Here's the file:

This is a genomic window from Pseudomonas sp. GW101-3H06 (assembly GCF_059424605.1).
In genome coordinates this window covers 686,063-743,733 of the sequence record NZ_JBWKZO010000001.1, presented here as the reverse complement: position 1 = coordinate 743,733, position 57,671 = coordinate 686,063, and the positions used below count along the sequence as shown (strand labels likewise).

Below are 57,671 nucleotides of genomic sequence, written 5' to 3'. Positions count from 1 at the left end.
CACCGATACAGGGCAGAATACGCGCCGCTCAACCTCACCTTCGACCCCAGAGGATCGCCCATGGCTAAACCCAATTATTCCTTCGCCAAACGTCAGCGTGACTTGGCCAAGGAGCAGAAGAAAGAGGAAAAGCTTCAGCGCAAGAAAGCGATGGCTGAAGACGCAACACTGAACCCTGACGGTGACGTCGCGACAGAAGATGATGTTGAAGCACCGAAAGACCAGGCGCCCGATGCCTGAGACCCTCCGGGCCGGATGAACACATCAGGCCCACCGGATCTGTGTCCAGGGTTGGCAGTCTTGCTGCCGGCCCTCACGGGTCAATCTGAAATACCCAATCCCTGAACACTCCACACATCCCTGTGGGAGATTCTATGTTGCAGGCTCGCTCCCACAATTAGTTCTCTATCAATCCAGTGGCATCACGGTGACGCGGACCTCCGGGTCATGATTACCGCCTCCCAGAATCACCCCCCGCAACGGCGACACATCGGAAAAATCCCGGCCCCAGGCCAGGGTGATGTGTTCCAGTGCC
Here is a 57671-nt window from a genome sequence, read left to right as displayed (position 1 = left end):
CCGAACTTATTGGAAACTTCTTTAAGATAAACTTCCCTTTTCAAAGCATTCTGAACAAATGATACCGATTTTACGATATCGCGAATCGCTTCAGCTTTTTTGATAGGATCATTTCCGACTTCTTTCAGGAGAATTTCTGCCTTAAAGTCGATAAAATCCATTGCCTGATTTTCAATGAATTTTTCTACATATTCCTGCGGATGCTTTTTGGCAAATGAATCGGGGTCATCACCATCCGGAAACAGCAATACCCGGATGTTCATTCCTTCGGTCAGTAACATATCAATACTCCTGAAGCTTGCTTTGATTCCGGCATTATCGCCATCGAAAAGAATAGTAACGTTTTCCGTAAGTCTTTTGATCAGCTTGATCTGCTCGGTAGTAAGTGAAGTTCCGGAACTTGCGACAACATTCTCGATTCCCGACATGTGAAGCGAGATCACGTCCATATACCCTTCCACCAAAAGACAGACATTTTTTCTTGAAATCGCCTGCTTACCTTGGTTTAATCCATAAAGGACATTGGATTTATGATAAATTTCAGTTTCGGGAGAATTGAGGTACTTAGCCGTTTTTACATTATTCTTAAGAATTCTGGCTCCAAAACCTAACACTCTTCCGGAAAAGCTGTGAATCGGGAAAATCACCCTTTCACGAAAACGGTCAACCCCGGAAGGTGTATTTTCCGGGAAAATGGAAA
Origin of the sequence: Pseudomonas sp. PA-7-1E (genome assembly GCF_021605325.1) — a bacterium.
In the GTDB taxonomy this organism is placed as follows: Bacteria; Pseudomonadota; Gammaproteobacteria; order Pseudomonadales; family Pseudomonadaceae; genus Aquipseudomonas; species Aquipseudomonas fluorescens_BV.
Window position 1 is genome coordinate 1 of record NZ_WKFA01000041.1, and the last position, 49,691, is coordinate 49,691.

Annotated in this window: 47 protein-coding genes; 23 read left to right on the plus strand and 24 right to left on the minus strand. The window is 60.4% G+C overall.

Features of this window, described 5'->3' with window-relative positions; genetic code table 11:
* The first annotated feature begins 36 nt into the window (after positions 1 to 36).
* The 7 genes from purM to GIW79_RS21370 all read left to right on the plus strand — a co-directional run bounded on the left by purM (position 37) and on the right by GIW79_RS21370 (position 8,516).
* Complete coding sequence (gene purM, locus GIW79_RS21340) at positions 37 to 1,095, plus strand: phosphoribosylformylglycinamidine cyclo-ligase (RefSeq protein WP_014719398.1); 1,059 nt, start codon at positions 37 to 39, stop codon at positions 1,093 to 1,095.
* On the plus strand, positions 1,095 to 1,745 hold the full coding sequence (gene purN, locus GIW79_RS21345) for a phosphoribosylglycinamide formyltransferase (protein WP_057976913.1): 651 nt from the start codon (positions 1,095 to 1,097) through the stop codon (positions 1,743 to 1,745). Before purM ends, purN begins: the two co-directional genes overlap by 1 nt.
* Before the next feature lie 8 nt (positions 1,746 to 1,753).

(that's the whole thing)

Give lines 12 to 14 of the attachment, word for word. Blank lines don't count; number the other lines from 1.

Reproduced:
* The first annotated feature begins 36 nt into the window (after positions 1 to 36).
* The 7 genes from purM to GIW79_RS21370 all read left to right on the plus strand — a co-directional run bounded on the left by purM (position 37) and on the right by GIW79_RS21370 (position 8,516).
* Complete coding sequence (gene purM, locus GIW79_RS21340) at positions 37 to 1,095, plus strand: phosphoribosylformylglycinamidine cyclo-ligase (RefSeq protein WP_014719398.1); 1,059 nt, start codon at positions 37 to 39, stop codon at positions 1,093 to 1,095.